As it stands if you have something like an LGC1 or a Samsung QN90a you'll get a pretty darn good movie experience though - better than any projector (other than screen size being smaller and not being able to place speakers behind the screen)

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Isn't HDR all about colours and not brightness?

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  • 3 weeks later...

@rrats It's about contrast too. And one way to achieve that is high brightness in local dimming zone screens. They could be OLEDs or Full Frame LEDs.

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  • 1 month later...

@rratsHigh bit depth color is sort of thought of as a necessity... 8 bit color can't represent great shadows and highlights... That's y HDR is in 10 bit, for having the details needed for HDR... Hdr displays should hav 10 bit color, that doesn't mean they should be color accurate and almost always don't represent all the colors in the 10 bit gamut...

 

 

Hdr's soul is always about shadows and highlights and relates with contrast....

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1 hour ago, Somekindahoooman said:

@rratsHigh bit depth color is sort of thought of as a necessity... 8 bit color can't represent great shadows and highlights... That's y HDR is in 10 bit, for having the details needed for HDR... Hdr displays should hav 10 bit color, that doesn't mean they should be color accurate and almost always don't represent all the colors in the 10 bit gamut...

 

 

Hdr's soul is always about shadows and highlights and relates with contrast....

10bit doesn't have anything to do with gamut or color saturation. It introduces more steps in between the darkest value and the brightest value for each color, which reduces color  banding between very similar color shades. That is the only thing 10bit or higher color depth does compared to 8bit. In other words: A fully saturated red will look the same on 8bit and 10bit color (when the display also stays the same).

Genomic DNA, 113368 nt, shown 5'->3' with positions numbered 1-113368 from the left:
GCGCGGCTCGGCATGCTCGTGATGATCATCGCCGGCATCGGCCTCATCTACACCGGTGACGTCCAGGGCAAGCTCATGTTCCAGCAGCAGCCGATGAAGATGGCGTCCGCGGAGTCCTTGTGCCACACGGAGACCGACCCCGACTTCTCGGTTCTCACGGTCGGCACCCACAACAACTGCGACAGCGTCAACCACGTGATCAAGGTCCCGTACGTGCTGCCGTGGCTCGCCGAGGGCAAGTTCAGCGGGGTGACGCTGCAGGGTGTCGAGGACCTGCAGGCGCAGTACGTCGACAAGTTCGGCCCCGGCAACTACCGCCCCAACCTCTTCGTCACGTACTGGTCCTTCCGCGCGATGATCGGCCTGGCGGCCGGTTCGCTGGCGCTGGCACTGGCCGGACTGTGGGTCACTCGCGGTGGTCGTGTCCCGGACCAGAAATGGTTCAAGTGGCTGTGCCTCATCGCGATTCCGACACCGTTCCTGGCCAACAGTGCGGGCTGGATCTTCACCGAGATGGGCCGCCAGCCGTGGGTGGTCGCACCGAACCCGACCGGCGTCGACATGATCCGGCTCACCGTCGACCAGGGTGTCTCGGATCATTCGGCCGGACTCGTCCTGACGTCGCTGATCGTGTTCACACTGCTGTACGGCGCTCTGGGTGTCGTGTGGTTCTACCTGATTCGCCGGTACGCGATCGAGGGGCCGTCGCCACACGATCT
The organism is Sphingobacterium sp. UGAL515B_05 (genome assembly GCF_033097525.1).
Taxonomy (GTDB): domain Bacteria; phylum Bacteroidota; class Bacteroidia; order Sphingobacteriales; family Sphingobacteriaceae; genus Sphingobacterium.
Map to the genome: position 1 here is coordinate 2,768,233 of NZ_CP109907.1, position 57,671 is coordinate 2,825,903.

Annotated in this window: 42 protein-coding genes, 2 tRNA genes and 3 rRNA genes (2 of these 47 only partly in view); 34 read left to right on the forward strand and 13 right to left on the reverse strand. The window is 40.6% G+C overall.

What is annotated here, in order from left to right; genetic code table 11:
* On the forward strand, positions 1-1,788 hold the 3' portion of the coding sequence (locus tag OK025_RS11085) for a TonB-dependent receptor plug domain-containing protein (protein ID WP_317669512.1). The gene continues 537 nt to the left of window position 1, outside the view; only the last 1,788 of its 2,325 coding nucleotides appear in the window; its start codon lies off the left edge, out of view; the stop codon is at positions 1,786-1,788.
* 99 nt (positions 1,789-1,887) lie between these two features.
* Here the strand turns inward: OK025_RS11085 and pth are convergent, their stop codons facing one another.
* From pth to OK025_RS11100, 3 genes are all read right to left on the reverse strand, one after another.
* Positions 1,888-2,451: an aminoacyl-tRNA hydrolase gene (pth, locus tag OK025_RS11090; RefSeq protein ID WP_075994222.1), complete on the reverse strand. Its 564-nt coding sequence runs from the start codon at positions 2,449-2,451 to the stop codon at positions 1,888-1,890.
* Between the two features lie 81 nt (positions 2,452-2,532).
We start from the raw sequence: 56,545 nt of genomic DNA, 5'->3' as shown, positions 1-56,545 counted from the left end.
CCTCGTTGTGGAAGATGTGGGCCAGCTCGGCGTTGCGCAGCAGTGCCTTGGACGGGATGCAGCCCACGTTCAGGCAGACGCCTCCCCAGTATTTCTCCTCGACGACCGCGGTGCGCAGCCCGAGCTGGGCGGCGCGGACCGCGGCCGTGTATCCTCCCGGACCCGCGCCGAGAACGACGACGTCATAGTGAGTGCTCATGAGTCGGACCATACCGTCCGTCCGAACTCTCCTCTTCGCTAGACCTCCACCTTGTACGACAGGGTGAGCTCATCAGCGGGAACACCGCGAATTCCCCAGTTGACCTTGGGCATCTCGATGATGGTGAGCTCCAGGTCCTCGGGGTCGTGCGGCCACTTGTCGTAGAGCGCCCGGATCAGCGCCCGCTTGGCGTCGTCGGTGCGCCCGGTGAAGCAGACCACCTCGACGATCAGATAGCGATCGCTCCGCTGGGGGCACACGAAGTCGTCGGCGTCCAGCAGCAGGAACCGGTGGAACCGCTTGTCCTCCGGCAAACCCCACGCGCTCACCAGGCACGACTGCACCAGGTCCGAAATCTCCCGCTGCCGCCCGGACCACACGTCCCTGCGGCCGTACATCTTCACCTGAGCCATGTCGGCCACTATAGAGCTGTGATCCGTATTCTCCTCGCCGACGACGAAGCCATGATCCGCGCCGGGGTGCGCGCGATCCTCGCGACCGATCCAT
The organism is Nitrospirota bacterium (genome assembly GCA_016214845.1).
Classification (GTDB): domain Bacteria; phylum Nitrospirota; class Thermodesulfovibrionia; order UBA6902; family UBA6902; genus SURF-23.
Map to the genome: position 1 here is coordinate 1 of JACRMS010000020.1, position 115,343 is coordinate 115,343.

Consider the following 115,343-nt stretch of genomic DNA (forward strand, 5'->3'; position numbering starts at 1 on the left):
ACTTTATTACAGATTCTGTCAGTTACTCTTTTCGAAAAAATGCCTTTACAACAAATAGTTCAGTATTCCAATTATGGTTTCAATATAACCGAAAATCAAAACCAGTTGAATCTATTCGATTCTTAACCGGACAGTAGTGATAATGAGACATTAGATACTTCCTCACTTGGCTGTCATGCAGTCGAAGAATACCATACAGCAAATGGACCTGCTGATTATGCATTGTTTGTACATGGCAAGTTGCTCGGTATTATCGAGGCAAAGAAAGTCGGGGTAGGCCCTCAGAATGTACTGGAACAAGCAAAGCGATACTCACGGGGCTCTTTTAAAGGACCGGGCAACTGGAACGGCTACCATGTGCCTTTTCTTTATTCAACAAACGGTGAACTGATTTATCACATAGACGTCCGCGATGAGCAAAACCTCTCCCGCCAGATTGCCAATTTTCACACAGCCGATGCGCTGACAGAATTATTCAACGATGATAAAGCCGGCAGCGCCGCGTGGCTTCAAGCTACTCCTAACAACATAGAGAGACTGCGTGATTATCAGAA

There is nothing stopping you from using 8bit color with HDR. And in the end the experience will be very similar, just with more banding due to the 8bit gradients. But in fast scenes and especially in gaming the difference between 8bit HDR and 10bit HDR is nigh impossible to notice.

 

HDR itself doesn't introduce any more detail in shadows. The only thing it does is introduce more headroom to make bright highlights stand out. The low brightness range up to around 100 nits is not changed compared to SDR. And sadly with the bad HDR implementation on many monitors it's mostly just increased brightness at the cost of shadow detail, so HDR makes shadows worse and contrast stays about the same just at a higher average brightness.

 

So in the end a good HDR display has to be able to preserve SDR shadow detail while also adding the brightness headroom to make highlights pop in HDR. And for that you need either self-lit pixels (OLED, MicroLED) or a backlight with plenty of dimming zones (FALD, MiniLED).

About monitor marketing BS